This is a vital book concerning one of the major problems of our modern life.
Prof. Stuart McGill is a professor in the Dep't of Kinesiology at the University of Waterloo, Ontario. He is the director of its Spine Biomechanics Laboratory.
This is his famous textbook, "Low Back Disorders", which examines back injuries in the light of biomechanics' scientific knowledge, and prescribes exercises and tests for the rehabilitation of injured backs and the prevention of future injuries.
The book has 241 pages of solid, dense text and extremely valuable information, with a great number of pictures and tables. And it comes in a superb hard cover. You get full value for the money.
"Low Back Disorders" is primarily geared to professionals in back treatment and rehabilitation, who want to become more sophisticated practitioners and learn the scientific facts underlying rehab techniques.
But, in the same light, this book is also essential for any member of the 3F club (Physical Fitness Fanatics) concerned about the impact on the back of fitness training and athletic practices.
Saving one's back from injury is vital, the more so that most physical fitness fanatics are urban professionals who tend to spend a large portion of their lives sitting, not a natural posture for the architecture of the back, and as they grow older, when the back becomes more fragile and vulnerable.
Stuart McGill assumes that most readers are not familiar with the full scientific facts of back architecture and function. So, he starts with the very basics and gives us a primer on "Essentials of the Back 101".
Central to Stuart McGill's tenets is insisting on the importance of
- maintaining the "neutral posture" of the spine,
- respecting the natural lower-back curvature,
- and not imposing extra flexion to the natural curvature of the upper spine.
This leads to the debunking of traditional training exercises, such as the classic sit-ups and all varieties of crunches, which create extreme flexion and high levels of compression in the spine, and undermine back stability.
He insists on
- tensing all the abdominal muscles in an isometric bracing of the abdominal girdle as the fundamental principle of providing stability and protection to the back,
- and using a stable torso solidly linked to the pelvis as a relay of force generated by the hips and shoulders, and not by the back.
In the same vein, the good professor warns against the use of most machines offered in commercial gyms, such as the Roman chair, back twisting machines, leg press-up machines.
He objects to
- the permanent sitting required for these machines,
- and the fact that they limit joint motion to a strict mechanical pattern, depriving all the soft passive tissues of their natural range.
He deplores the perversion introduced by bodybuilding in the current trends of physical training. Very strong men have only hypertrophied muscles, and no overall fitness. Just pull sideways on his sleeve, and the strongman may well lose his balance.
Prof. Stuart McGill's famous motto is "Groove the motion, train the movement, not the muscle".
Prof. Stuart McGill is famous for his preferred "BIG THREE" exercises for the back:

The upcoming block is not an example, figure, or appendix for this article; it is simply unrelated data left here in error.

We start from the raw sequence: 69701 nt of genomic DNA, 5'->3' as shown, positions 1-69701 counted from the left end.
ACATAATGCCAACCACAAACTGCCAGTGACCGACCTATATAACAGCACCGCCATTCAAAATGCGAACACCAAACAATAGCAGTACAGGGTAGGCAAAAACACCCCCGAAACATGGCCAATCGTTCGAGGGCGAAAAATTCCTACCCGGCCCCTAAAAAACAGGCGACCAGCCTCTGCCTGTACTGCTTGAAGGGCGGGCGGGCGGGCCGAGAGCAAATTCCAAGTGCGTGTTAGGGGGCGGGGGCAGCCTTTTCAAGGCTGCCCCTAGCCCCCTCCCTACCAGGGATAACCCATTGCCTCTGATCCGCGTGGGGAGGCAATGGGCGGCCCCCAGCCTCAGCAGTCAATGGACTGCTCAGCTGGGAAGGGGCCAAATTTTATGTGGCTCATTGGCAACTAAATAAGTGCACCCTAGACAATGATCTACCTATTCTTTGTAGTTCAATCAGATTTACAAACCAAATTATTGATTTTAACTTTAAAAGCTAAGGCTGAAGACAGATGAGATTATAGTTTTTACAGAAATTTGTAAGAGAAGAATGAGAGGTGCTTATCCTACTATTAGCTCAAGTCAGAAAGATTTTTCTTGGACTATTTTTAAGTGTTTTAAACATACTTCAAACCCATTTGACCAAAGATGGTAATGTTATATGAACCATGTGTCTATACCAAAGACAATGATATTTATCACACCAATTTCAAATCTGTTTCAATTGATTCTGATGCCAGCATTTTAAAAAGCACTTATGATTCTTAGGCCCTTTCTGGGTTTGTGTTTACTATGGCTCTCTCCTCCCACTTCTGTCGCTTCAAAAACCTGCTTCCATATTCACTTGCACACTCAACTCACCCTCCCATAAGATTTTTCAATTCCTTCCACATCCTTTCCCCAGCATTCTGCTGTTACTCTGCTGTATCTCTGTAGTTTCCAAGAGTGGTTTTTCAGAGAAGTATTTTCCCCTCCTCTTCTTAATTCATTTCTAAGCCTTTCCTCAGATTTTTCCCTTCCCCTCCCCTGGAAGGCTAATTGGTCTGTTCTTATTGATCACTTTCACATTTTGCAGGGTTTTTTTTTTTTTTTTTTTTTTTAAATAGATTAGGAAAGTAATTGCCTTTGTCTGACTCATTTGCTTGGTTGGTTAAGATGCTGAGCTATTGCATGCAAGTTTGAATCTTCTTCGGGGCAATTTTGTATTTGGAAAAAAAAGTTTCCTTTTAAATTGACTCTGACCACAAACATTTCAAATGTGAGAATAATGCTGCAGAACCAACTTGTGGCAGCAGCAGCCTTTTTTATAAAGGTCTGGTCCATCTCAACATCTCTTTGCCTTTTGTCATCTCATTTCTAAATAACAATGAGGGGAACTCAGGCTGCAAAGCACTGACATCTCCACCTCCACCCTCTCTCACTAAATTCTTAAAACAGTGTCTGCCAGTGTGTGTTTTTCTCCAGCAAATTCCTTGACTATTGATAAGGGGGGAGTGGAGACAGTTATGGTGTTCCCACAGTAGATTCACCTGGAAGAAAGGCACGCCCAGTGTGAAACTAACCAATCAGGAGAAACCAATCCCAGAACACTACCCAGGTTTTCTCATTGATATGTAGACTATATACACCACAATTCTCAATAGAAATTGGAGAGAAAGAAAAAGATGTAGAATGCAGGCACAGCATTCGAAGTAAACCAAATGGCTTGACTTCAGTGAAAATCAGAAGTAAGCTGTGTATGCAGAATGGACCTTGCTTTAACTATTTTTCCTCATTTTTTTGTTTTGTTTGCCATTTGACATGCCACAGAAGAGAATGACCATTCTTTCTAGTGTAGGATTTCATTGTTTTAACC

1) the curl-up,
2) the side bridge,
and 3) the birddog,
all of them with stages of increasing challenge and complexity.
There are quite a few more, if not so basic as the "Big Three", all detailed throughout the book, with an abundance of good pictures.
For warm-up of the spine, nothing better than the cat/camel exercice.
Stuart McGill shows how to achieve back stability and spare the low back by
- maximizing the fundamental use of hips (the "hip hinge")
- and recruiting the use of the powerful gluteal muscles (with the clam and one-leg squats).
In general, he recommends:
- use of free weights, dumbbells, cables, stretch bands and resistance tubes,
- preferring one-armed and one-leg exercises as being more challenging than symmetrical exercises,
- avoiding the extreme end range of motion in exercises.
- avoiding being seduced by a misguided conception of "flexibility" for the back,
- being wary of the overuse of "stretching" exercises for their only sake.
- and being very skeptical of many practices of the fashionable vogues, such as yoga, or Pilates.
He insists on
- learning correct motions,
- grooving them to obtain perfect form,
- and only then cultivate ENDURANCE by a SERIES OF SHORT SETS, instead of increasing the number of reps in one long set. Endurance comes before strength, which is developed only once endurance is established.
Only Ch. 13, the last one, analyzes "Advanced Exercises", those for high-performance workers and athletes, putting the accent on low-back exercises to be practiced only by athletes who already have established a solid base of fitness and overall strength.
He wisely warns that Olympic lifting is an expert specialty that should be left to the professionals in this sport. He bemoans the fact that many young lifters, even though aware of his warnings, still manage to damage their backs.
He insists that regular 3F members, ordinary urban physical fitness fanatics, should be very cautious in trying to imitate too eagerly the training programs of professional competitors before they have established enough advanced fitness and strength.
Top professional competitors are not in sports and athletic pursuits for fitness, or good looks, or losing weight, but they enter an arena as modern Samurai or heroic warriors engaged in intense fights where the only goal is pulverizing an opponent and "winning," as a step to gaining fame and riches. In this world of extreme competition, "back fitness" is a secondary consideration, and "back injuries" a professional hazard that's par for the game.
This last chapter is revisited and vastly amplified in Prof. Stuart McGill's other book, "Ultimate Back Fitness AND Performance", especially geared to performers in sports and athletic competitions. This fitness manual is indeed another essential book for any member of the 3F club (Physical Fitness Fanatics) concerned about his/her back.